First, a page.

In a decision that will keep New Era local, saving some 330 jobs and creating more, there are still worker concessions to negotiate with union members this coming Tuesday.
Governor David Paterson and Senator Charles Schumer played a large role in keeping the 90-year-old hat manufacturer in WNY with $3 million in Empire State Development assistance and other incentives. The Derby plant, opened in 1960, has employees with seniority over the 12-year-old Demopolis, Alabama plant, but in the shift, new jobs will be created here that Demopolis workers will have first dibs on. This will also allow New Era to recall workers who were previously laid off.
Preceded by the November announcement of an upcoming New Era plant closing in Jackson Mississippi, it was a toss between whether Derby or Demopolis would be the last plant standing, but in the end, the New York incentives outweighed those offered by Alabama.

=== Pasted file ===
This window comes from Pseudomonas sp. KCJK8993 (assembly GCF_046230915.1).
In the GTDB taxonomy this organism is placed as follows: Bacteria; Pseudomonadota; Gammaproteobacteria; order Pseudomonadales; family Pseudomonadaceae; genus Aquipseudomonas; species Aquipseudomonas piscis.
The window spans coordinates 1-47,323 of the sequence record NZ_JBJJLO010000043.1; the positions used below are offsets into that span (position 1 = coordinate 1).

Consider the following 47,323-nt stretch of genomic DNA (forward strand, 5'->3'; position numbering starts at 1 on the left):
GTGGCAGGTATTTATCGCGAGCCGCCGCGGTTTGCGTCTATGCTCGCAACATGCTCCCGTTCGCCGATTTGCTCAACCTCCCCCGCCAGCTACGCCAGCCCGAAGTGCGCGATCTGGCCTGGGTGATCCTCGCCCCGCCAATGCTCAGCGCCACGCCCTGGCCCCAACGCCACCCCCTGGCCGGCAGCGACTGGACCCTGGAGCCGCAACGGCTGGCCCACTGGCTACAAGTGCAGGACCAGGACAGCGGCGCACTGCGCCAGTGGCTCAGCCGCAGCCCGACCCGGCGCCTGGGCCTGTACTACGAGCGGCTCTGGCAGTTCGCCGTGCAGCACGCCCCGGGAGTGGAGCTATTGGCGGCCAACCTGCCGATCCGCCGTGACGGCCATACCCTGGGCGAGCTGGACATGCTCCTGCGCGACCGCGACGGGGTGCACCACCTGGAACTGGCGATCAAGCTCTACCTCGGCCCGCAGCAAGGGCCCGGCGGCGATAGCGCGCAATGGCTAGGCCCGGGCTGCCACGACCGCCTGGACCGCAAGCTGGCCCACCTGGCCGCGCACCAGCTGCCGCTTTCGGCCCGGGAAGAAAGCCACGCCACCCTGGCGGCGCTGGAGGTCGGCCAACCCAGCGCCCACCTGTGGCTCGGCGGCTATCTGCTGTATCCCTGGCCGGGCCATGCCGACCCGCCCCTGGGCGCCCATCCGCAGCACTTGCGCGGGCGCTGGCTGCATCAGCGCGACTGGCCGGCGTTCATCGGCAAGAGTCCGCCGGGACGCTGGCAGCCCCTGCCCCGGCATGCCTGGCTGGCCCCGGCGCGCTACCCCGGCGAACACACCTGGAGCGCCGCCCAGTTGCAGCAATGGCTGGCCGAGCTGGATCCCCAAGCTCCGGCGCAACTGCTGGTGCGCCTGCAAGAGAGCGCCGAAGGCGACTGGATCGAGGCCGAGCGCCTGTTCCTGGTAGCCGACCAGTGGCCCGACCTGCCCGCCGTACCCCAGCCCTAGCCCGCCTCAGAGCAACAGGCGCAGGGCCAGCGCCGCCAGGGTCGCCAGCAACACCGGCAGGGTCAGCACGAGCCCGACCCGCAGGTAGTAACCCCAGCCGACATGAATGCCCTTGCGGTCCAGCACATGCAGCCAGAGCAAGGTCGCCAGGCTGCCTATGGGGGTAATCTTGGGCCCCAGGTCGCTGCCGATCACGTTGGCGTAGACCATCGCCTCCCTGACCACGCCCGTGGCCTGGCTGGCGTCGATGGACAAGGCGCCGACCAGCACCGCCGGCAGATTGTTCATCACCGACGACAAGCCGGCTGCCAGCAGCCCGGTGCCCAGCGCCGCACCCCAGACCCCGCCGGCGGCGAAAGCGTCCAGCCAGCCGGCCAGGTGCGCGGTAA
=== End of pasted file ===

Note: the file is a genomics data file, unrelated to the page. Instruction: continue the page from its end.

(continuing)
More details of the incentives offered, details of which are still being hammered out, can be seen in this Buffalo News story by George Pyle.
The final result of keeping the Derby plant open will mean more jobs and the possibility of an influx of new residents from the southern plant closings. As the economy strengthens and consumer demand increases, New Era stands to be a bigger regional economic generator than ever before.
Top Image: New Era founder Ehrhardt Koch in 1924 from the New Era archive.